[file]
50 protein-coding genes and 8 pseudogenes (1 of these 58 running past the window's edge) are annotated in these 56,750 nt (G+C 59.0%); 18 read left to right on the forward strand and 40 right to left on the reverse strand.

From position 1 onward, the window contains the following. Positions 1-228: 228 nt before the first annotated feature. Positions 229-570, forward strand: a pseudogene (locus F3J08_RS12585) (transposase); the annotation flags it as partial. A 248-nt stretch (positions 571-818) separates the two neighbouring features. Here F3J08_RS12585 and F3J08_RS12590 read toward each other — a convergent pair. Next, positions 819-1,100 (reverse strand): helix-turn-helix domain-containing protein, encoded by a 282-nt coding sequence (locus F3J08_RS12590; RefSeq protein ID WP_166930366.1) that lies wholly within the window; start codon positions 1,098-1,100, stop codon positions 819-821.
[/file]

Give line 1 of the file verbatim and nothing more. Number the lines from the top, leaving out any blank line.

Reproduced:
50 protein-coding genes and 8 pseudogenes (1 of these 58 running past the window's edge) are annotated in these 56,750 nt (G+C 59.0%); 18 read left to right on the forward strand and 40 right to left on the reverse strand.